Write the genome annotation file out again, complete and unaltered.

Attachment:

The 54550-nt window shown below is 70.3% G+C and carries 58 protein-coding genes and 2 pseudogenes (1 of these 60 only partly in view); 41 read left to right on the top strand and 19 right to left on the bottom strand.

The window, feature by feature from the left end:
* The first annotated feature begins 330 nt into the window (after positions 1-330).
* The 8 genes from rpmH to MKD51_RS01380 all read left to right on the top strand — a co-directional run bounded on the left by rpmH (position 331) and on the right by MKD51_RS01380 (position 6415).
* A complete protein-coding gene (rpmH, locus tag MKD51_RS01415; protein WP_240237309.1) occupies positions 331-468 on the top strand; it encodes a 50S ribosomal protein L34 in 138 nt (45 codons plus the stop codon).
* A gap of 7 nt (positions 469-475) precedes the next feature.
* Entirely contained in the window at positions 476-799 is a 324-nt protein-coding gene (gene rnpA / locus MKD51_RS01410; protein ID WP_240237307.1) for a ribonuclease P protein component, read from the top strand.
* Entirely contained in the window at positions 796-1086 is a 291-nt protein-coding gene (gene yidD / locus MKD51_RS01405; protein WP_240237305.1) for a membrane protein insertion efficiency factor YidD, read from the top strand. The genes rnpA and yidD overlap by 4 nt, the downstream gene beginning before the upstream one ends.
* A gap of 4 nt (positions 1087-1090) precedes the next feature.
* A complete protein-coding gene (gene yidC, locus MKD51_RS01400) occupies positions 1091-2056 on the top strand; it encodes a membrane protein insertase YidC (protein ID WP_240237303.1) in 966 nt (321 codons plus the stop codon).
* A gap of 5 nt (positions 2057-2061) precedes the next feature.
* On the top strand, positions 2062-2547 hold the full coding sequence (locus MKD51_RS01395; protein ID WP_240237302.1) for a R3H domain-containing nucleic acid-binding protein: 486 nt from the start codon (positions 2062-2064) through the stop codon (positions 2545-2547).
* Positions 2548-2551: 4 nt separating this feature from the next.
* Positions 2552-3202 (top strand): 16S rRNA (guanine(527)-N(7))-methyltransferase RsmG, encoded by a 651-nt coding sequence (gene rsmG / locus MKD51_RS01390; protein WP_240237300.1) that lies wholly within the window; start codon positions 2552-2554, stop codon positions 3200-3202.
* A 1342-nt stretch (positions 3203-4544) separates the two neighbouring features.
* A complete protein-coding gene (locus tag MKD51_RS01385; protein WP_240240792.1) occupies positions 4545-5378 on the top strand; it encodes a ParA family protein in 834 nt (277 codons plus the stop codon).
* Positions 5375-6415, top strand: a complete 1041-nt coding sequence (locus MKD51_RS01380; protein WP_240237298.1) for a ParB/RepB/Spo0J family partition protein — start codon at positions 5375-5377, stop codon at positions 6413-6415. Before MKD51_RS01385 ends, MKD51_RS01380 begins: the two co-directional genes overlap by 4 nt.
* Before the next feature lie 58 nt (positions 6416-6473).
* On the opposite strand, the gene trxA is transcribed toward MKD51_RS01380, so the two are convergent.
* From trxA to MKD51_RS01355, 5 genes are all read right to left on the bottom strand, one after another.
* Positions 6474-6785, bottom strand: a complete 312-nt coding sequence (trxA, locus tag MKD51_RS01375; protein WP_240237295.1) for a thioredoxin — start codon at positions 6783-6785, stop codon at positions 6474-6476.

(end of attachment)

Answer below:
The 54550-nt window shown below is 70.3% G+C and carries 58 protein-coding genes and 2 pseudogenes (1 of these 60 only partly in view); 41 read left to right on the top strand and 19 right to left on the bottom strand.

The window, feature by feature from the left end:
* The first annotated feature begins 330 nt into the window (after positions 1-330).
* The 8 genes from rpmH to MKD51_RS01380 all read left to right on the top strand — a co-directional run bounded on the left by rpmH (position 331) and on the right by MKD51_RS01380 (position 6415).
* A complete protein-coding gene (rpmH, locus tag MKD51_RS01415; protein WP_240237309.1) occupies positions 331-468 on the top strand; it encodes a 50S ribosomal protein L34 in 138 nt (45 codons plus the stop codon).
* A gap of 7 nt (positions 469-475) precedes the next feature.
* Entirely contained in the window at positions 476-799 is a 324-nt protein-coding gene (gene rnpA / locus MKD51_RS01410; protein ID WP_240237307.1) for a ribonuclease P protein component, read from the top strand.
* Entirely contained in the window at positions 796-1086 is a 291-nt protein-coding gene (gene yidD / locus MKD51_RS01405; protein WP_240237305.1) for a membrane protein insertion efficiency factor YidD, read from the top strand. The genes rnpA and yidD overlap by 4 nt, the downstream gene beginning before the upstream one ends.
* A gap of 4 nt (positions 1087-1090) precedes the next feature.
* A complete protein-coding gene (gene yidC, locus MKD51_RS01400) occupies positions 1091-2056 on the top strand; it encodes a membrane protein insertase YidC (protein ID WP_240237303.1) in 966 nt (321 codons plus the stop codon).
* A gap of 5 nt (positions 2057-2061) precedes the next feature.
* On the top strand, positions 2062-2547 hold the full coding sequence (locus MKD51_RS01395; protein ID WP_240237302.1) for a R3H domain-containing nucleic acid-binding protein: 486 nt from the start codon (positions 2062-2064) through the stop codon (positions 2545-2547).
* Positions 2548-2551: 4 nt separating this feature from the next.
* Positions 2552-3202 (top strand): 16S rRNA (guanine(527)-N(7))-methyltransferase RsmG, encoded by a 651-nt coding sequence (gene rsmG / locus MKD51_RS01390; protein WP_240237300.1) that lies wholly within the window; start codon positions 2552-2554, stop codon positions 3200-3202.
* A 1342-nt stretch (positions 3203-4544) separates the two neighbouring features.
* A complete protein-coding gene (locus tag MKD51_RS01385; protein WP_240240792.1) occupies positions 4545-5378 on the top strand; it encodes a ParA family protein in 834 nt (277 codons plus the stop codon).
* Positions 5375-6415, top strand: a complete 1041-nt coding sequence (locus MKD51_RS01380; protein WP_240237298.1) for a ParB/RepB/Spo0J family partition protein — start codon at positions 5375-5377, stop codon at positions 6413-6415. Before MKD51_RS01385 ends, MKD51_RS01380 begins: the two co-directional genes overlap by 4 nt.
* Before the next feature lie 58 nt (positions 6416-6473).
* On the opposite strand, the gene trxA is transcribed toward MKD51_RS01380, so the two are convergent.
* From trxA to MKD51_RS01355, 5 genes are all read right to left on the bottom strand, one after another.
* Positions 6474-6785, bottom strand: a complete 312-nt coding sequence (trxA, locus tag MKD51_RS01375; protein WP_240237295.1) for a thioredoxin — start codon at positions 6783-6785, stop codon at positions 6474-6476.